The New York-based startup Epibone intends to begin human testing on a procedure that will utilize stem cells to regenerate living bone tissue. The researchers, originally from Columbia University, will apply autologous [the patient’s own] stem cells to nanofiber scaffolding of the desired size and shape and direct the stem cells to differentiate into a physical and genetic replica of the patient’s own bone.
Topics: osteoporosis, limbs, Fingers, Jaw, Bone loss, stemsaveblog, Joints, Bone, Debilitating Diseases, Arthritis, Stemcells, Knee, hip, autologousstemcells, cartilage, grants, Mandibular bone, young stem cells
According to new research from the National Yang-Ming University, mesenchymal stem cells [MSCs] hold the ability to limit atherosclerotic plaque formation, thereby preventing the onset of harmful endothelial lesions. The research team, led by Shih-Chieh Hung, transplanted MSCs into animal models with atherosclerosis and observed significant reduction in plaque formation. They also saw an increase in blood vessel dilation, which prevents further plaque development, indicating good endothelial health.
In a recent clinical study conducted in Beijing, researchers are testing a treatment for patients suffering from systemic lupus erythematosus by administering autologous [the patient’s own] mesenchymal stem cells. The researchers aim to capitalize on the unique abilities of MSCs to not only differentiate into a multitude of different cell types, but to reduce the autoimmune attack in patients affected by lupus as well.
A recent clinical trial conducted by the University of Genoa has determined that mesenchymal stem cell therapy to treat multiple sclerosis is indeed safe to perform on humans. 27 MS patients completed the study, which comprised an injection of the patient’s own [autologous] mesenchymal stem cells [MSCs] to reduce excessive inflammation caused by the patients’ own immune systems. None of the patients suffered any side effects from the injection.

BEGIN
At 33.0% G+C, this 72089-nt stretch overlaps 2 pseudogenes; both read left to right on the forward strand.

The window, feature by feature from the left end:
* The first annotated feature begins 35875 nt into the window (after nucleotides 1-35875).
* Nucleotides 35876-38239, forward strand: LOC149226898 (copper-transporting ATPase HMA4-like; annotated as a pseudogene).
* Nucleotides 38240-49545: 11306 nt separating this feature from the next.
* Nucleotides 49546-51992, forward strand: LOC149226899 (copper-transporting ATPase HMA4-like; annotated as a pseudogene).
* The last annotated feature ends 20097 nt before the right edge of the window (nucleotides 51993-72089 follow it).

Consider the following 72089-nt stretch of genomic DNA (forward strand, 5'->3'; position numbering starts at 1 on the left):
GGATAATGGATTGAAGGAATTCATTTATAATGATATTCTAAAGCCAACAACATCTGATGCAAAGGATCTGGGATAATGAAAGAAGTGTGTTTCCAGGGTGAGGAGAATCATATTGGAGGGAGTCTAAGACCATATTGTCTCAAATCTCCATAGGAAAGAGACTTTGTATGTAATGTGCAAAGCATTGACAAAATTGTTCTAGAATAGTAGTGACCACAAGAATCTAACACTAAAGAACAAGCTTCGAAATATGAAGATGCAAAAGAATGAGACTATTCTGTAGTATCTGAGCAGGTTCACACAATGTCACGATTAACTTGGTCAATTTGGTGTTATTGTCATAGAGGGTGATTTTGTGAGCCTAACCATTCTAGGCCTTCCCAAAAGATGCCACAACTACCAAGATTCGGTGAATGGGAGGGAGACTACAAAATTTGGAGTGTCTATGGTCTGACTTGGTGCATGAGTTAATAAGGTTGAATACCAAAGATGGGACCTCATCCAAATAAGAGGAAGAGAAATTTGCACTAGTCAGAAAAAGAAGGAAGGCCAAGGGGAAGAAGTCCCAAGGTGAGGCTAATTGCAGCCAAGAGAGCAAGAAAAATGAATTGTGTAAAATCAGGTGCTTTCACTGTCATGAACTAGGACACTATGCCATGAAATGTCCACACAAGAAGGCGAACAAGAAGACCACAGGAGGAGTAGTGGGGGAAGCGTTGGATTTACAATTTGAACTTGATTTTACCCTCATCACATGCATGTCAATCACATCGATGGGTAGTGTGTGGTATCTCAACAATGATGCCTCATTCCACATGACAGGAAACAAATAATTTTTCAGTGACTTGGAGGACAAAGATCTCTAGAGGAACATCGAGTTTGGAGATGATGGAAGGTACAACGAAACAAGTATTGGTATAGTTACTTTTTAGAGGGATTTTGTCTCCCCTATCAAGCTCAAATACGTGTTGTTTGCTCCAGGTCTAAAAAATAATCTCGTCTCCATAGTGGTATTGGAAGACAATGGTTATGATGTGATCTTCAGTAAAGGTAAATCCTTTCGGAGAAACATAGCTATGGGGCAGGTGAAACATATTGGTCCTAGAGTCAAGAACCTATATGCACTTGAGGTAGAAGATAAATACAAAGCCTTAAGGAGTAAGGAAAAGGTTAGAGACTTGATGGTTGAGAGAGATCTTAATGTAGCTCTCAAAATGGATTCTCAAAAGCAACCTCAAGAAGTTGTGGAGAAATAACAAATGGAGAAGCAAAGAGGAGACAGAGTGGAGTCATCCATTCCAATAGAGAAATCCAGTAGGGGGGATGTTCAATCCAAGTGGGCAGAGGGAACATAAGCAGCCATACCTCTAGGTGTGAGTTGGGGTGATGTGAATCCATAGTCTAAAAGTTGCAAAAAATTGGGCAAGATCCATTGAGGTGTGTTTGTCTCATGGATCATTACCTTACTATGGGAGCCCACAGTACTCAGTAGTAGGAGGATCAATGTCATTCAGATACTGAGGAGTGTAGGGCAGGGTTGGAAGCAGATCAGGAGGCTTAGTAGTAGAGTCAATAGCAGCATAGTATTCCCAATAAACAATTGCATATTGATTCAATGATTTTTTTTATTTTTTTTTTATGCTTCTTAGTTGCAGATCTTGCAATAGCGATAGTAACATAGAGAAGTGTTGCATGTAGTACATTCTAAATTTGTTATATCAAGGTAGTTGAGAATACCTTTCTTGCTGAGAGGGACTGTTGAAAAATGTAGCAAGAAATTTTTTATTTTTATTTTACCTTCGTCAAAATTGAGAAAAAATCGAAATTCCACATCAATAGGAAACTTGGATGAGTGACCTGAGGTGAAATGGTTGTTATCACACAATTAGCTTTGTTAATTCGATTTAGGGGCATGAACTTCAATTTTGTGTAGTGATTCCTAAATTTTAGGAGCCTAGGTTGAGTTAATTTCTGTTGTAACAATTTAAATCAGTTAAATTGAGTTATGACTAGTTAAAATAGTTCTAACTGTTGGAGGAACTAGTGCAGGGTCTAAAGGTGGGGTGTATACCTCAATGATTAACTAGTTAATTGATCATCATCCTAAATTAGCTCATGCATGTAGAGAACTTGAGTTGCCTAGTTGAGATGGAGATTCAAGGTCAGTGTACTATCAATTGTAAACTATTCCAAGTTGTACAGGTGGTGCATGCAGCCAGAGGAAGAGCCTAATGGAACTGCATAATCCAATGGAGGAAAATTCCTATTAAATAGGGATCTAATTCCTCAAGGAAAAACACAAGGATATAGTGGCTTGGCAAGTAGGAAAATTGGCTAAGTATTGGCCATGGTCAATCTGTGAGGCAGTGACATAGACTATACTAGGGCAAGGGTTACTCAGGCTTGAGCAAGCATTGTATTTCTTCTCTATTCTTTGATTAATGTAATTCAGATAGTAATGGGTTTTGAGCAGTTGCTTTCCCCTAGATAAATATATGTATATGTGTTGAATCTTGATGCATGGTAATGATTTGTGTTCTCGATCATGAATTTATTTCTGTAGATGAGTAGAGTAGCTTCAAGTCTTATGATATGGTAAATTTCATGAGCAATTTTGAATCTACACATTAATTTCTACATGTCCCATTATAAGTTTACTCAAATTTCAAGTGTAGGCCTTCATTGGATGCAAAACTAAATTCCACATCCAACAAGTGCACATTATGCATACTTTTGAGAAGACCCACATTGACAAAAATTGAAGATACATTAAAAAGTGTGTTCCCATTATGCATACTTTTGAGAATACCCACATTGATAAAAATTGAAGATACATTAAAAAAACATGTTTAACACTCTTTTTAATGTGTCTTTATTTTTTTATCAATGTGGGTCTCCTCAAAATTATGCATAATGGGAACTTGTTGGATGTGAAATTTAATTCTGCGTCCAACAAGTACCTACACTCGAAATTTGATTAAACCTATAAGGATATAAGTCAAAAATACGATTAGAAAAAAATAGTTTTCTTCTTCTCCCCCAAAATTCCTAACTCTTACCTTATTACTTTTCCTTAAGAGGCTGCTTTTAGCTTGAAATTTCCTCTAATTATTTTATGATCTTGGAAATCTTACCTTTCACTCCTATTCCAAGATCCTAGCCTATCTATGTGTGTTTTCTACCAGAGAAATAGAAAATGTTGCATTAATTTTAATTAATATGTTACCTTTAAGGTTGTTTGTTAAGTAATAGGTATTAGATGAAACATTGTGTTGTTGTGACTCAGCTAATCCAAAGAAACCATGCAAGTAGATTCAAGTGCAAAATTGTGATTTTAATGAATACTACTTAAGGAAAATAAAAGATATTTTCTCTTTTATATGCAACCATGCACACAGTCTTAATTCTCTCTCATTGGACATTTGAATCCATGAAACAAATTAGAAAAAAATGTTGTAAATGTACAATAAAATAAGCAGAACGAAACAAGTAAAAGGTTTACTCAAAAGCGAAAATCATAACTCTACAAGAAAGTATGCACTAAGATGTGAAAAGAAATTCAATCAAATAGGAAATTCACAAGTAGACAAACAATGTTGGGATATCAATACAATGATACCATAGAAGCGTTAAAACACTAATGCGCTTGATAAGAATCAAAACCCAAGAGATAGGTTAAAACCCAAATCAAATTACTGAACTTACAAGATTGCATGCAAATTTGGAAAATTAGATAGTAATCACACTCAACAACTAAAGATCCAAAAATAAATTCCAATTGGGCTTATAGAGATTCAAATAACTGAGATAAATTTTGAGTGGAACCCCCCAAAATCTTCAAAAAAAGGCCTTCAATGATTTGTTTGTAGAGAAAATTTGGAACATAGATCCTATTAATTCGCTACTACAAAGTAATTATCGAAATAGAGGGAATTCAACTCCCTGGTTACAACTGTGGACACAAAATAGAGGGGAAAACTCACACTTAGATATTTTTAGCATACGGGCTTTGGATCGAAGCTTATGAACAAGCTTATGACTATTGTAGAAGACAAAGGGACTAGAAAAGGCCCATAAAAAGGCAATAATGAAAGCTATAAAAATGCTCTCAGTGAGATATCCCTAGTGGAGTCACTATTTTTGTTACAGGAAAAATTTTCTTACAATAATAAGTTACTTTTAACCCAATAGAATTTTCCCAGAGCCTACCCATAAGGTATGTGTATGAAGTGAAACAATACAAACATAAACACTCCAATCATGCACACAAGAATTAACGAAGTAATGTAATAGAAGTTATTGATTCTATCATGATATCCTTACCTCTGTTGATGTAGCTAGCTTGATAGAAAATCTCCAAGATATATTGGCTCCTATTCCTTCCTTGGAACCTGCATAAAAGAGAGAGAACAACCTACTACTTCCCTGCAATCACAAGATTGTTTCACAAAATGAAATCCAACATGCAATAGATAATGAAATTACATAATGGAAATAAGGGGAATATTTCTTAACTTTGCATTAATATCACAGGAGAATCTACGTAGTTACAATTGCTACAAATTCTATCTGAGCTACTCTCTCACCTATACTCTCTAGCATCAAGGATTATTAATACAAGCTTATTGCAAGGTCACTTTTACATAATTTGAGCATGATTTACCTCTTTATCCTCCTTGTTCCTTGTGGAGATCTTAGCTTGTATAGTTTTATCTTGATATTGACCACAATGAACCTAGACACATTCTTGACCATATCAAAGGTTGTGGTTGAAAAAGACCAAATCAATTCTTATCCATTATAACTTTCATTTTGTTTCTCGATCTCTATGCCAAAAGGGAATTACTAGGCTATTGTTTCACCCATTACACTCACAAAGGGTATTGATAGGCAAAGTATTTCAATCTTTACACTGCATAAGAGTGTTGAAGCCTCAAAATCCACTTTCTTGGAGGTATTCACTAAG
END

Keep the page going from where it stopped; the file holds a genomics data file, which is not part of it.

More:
Topics: limbs, Phase III, traumatic brain injuries, neural stem cells, multiple sclerosis, stemsaveblog, clinical trials, Debilitating Diseases, Phase II, Stemcells, autologousstemcells, Neurodegenerative disease
Doctors and Scientist at the Southampton General Hospital have successfully completed a hip transplant by using a titanium socket and a bone scaffold loaded with skeletal stem cells. The team, led by orthopedic surgeon Douglas Dunlap, 3D printed the titanium implant, and then added the bone graft filled with stem cells to the pelvis to encourage bone regrowth behind and around the metal replacement.
Immunologists at the Medical College of Georgia and College of Dental Medicine a Georgia Regents University have developed a method of utilizing autologous [the patient’s own] stem cells to treat Ischemia Reperfusion Injury, a condition in which excessive blood flow to an injury results in severe inflammation and hindered recovery. The stem cells function with a chemical called indoleomine 2,3 Dioxygenase, or IDO, which can regulate the immune response without completely disabling it, allowing the healing process to ensue normally.
A research team led by Stephen Badylak at the University of Pittsburgh has used the patient’s own stem cells to help them recover from injuries in which over 50% of their leg muscle was lost. First, they implanted a biological scaffold into the wound. Then, the patients underwent aggressive physical therapy, which directed the recruitment of stem cells to the site of injury to rebuild properly aligned muscle tissue. By the end of the treatment, patients exhibited muscle regrowth and at least a 20% increase in leg strength.
Researchers at Johns Hopkins University, Department of Plastic and Reconstructive Surgery find that mesenchymal stem cells [the type of stem cells found in teeth] promoted nerve regeneration in animal models [in this case - rodents] with paralyzing leg injuries. According to the researchers, "Mesenchymal stem cells may be a promising add-on therapy to help damaged nerves regenerate.” The study found that the rodents treated with their own stem cells responded best to the treatment. Those treated with donated cells from dissimilar rodent types – a situation most similar to human transplants – rejected their new limbs.